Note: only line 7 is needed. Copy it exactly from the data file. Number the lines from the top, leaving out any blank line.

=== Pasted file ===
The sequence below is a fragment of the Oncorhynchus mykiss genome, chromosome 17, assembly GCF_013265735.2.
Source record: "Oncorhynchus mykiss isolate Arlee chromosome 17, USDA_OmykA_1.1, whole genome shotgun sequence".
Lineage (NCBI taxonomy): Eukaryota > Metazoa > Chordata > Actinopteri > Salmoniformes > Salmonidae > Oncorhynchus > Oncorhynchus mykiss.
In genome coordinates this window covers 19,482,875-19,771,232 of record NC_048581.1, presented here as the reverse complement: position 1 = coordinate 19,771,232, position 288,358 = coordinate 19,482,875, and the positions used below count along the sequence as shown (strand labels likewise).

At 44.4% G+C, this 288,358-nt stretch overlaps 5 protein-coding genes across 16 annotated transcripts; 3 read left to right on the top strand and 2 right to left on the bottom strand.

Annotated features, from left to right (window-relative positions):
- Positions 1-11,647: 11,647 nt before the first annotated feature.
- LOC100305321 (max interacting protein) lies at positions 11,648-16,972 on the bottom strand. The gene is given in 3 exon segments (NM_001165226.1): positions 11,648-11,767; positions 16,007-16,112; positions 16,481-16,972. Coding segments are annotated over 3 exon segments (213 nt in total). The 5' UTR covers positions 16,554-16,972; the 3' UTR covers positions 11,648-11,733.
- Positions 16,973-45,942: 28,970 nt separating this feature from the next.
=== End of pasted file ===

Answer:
- Positions 1-11,647: 11,647 nt before the first annotated feature.